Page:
Scientists from Durham University used supercomputers to simulate the possible impact of a collision between the Earth and a protoplanet, concluding that the moon could have formed in a matter of hours rather than thousands of years.

In 2022 the German federal government began formulating a new space strategy: one of the key points is Earth observation in the context of climate change, including the prevention and removal of space debris. The European Space Agency (ESA) announced the European Space Programme for the next three years; it will raise 16.9 billion euros, and will give priority to supporting an Internet satellite constellation in low orbit.

In aerospace research Germany successfully tested the upper stage of the European Ariane 6 launch vehicle for the first time. The German Offshore Spaceport Alliance’s plans to build a space launch platform continue to move forward. The first hyperspectral Environmental Mapping and Analysis Program (EnMAP) satellite developed and built in Germany was launched successfully. In terms of specific technologies, Germany has developed a fully integrated W3C mobile satellite control system on a standard laptop, which can control satellites without relying on any infrastructure other than antennas. It has developed a new generation of laser reflectors for satellites, which can operate without electricity. It has also developed a high-powered single-mode Vertical Cavity Surface Emitting Laser (VSEL) for use in space altitude gyroscopes.

Again in 2022 Germany – together with partners on the International Space Station – performed a simulation of capturing a small satellite with another satellite. Germany successfully tested the component structure, measurement methods and evaluation algorithms of hypersonic flight technology through a flight test. The third stage of the rocket with the payload reached a flight speed of about 9,000 kilometres per hour, corresponding to a Mach number above 7, for about 120 seconds. German and Spanish missile manufacturers are spearheading the development of a new hypersonic defence interceptor that in the future will be integrated into a high-performing system capable of early warning, tracking and interception of air threats, including ballistic missiles and hypersonic vehicles.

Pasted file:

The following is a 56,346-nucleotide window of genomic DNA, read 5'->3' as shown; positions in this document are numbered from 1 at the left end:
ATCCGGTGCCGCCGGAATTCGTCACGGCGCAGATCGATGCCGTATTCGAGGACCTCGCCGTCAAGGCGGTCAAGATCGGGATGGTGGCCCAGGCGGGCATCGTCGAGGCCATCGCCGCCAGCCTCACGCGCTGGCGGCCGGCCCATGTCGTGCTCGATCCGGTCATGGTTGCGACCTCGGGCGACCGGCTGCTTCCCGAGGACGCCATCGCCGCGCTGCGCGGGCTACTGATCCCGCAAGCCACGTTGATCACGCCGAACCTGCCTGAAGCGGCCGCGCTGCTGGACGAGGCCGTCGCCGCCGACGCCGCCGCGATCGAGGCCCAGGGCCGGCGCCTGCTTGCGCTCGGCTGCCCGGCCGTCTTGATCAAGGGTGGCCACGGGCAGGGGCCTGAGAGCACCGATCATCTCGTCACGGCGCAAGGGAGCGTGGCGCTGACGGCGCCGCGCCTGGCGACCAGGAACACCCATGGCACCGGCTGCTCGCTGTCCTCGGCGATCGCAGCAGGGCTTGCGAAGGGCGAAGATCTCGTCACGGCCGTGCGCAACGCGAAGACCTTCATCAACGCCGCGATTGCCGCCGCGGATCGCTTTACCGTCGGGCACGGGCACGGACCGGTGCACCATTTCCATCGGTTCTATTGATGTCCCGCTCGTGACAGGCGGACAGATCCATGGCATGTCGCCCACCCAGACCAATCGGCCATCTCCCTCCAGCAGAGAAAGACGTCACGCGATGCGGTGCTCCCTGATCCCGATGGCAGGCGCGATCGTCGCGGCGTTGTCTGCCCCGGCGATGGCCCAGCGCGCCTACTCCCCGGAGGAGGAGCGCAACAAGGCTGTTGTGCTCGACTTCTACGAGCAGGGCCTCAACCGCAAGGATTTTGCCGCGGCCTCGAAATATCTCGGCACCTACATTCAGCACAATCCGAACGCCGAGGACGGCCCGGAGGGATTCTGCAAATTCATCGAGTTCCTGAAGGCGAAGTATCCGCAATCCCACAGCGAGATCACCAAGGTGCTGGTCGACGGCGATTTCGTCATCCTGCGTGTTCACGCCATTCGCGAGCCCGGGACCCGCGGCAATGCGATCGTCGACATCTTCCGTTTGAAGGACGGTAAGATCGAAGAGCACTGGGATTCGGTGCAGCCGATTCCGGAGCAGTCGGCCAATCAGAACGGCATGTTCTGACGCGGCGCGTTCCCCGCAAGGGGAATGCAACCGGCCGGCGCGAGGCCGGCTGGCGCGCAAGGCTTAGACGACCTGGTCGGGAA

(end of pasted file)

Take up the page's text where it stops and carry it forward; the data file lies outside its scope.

In aeronautics research, the German Aerospace Centre uses interdisciplinary methods to continuously improve the level of automation, digitisation and virtualisation. For example, through the Remote Tower Center project, the feasibility of a control centre providing air traffic services for multiple airports has been verified. A series of research and development activities around pure electricity, hydrogen fuel cells and Sustainable Aviation Fuel (SAF) has been promoted. For the first time, the entire digital development chain of throttle valves, from design to production and testing, has been computer-simulated.